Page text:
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Pediatric Eye Care

Bring the smallest members of your family to OPT. Dr. Gabrielle M. Szwajca-Drewniak can examine children as young as three years of age. She will objectively assess their prescription, binocular vision, and check their eye health. If Vision Therapy is recommended by our or another provider, we can perform services at our office.


How often should my child have their eyes examined?

According to the American Optometric Association, your child should have their first examination at six months of age. Clinical research has shown that at six months, the average child has reached a number of critical development milestones, making this an appropriate age for the first eye and vision examination. At ages three to five years of age, it is recommended to have another examination at least once or as recommended for at-risk children. From ages six to eighteen years, an annual examination is recommended. 

The following categories of children are considered high-risk and are recommended to have an annual, comprehensive eye and vision examination:

  • Children with physical abnormality including a lazy eye, drooping eyelid, or involuntary eye movement(s)
  • Children with central nervous system dysfunction including Cerebral Palsy, Down syndrome, seizures, developmental delay
  • Children with Autism Spectrum Disorder
  • Children enrolled in Early Intervention Programs including Head Start and those with an IEP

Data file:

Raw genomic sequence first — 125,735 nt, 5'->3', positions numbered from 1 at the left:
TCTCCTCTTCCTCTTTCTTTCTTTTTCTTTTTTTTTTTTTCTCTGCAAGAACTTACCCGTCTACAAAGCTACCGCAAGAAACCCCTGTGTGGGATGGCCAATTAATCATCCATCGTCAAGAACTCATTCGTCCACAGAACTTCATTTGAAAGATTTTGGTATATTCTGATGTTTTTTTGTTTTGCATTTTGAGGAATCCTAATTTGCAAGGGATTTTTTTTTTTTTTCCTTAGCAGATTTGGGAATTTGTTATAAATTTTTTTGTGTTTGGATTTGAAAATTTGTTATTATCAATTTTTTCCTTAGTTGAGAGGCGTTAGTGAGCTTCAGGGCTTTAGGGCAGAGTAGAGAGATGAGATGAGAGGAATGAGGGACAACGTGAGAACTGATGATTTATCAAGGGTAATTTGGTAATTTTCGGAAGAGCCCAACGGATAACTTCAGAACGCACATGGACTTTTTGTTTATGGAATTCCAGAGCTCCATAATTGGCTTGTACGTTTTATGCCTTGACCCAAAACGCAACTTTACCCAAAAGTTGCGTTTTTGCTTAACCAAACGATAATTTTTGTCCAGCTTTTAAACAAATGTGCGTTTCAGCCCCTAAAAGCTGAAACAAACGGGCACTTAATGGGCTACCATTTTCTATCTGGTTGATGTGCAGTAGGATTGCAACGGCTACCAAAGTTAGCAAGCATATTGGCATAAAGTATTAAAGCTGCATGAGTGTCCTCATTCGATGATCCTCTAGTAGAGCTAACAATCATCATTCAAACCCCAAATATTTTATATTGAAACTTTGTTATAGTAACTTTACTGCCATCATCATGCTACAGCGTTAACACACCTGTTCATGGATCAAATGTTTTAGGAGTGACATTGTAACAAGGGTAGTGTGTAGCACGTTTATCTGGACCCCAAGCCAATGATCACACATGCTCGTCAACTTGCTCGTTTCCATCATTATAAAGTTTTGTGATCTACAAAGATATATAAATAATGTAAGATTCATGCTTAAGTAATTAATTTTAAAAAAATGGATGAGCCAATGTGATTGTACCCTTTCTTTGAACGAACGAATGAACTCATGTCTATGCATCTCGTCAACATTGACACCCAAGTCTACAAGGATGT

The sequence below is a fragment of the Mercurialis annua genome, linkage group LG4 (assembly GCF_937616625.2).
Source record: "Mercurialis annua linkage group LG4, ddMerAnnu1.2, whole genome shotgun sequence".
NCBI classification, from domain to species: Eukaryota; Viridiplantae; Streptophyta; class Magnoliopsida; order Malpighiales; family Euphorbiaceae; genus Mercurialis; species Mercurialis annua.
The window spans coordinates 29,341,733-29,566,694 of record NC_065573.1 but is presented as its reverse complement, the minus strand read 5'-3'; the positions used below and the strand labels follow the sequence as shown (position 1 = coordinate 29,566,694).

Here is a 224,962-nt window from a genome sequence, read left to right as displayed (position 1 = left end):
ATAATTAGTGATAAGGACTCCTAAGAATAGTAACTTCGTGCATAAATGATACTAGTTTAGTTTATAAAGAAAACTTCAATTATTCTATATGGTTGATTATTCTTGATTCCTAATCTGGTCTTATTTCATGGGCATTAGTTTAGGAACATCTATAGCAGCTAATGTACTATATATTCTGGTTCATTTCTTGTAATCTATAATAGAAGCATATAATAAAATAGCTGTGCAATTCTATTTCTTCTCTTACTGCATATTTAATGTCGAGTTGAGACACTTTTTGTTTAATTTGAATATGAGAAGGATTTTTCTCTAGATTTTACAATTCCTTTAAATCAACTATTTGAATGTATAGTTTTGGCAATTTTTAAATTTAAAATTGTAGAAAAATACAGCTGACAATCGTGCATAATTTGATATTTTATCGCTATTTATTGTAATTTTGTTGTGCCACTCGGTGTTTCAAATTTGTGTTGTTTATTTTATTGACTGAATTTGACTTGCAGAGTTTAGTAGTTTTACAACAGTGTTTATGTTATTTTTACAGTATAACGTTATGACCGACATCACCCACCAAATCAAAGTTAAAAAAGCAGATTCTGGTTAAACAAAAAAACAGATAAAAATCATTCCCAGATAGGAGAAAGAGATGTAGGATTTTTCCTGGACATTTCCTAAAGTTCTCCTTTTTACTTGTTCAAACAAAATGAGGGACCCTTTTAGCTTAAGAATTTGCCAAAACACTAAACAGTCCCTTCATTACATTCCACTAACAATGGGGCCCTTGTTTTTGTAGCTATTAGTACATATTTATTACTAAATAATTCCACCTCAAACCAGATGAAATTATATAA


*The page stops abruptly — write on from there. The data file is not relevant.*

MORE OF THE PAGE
• Children with a strong family history of amblyopia, strabismus, or other early eye disease

What assessments are done during an eye examination for children?

The extent of testing done during a pediatric eye exam largely depends on the age and skill level of the child being examined. In order to assess their refractive error, both subjective and objective measures will be used. Although it would be helpful for the pediatric patient to know their letters and numbers, it is not a necessity as we can use other methods to assess their vision. Tests done during an examination will include but is not limited to:

  • Refraction
  • Ocular motility
  • Depth perception
  • Eye pressure
  • Corneal health evaluation
  • Retinal health evaluation
  • Color vision

What do I need to know if my child is Colorblind?

Impaired color vision is a common condition that occurs in about 8% of males and 0.5% of females. Children with color deficiency, may have difficulty precisely matching colors or discriminating fine color differences. It is helpful to know whether a color vision deficiency exists, because severe color vision deficiency may cause a child to be misidentified as learning disabled. Identification of abnormal color vision prior to school age in also important, since part of the early educational process generally involves the use of color identification and discrimination. The presence of a color vision deficiency may also indicate an ocular health problem; therefore, color vision testing may need to be repeated, if an acquired color vision deficiency is suspected. Although standard testing only includes detection of protan and deutan color deficiency, we can administer other color vision tests at our office to provide the added advantage of detecting tritan defects and categorizing them as mild, moderate, or severe.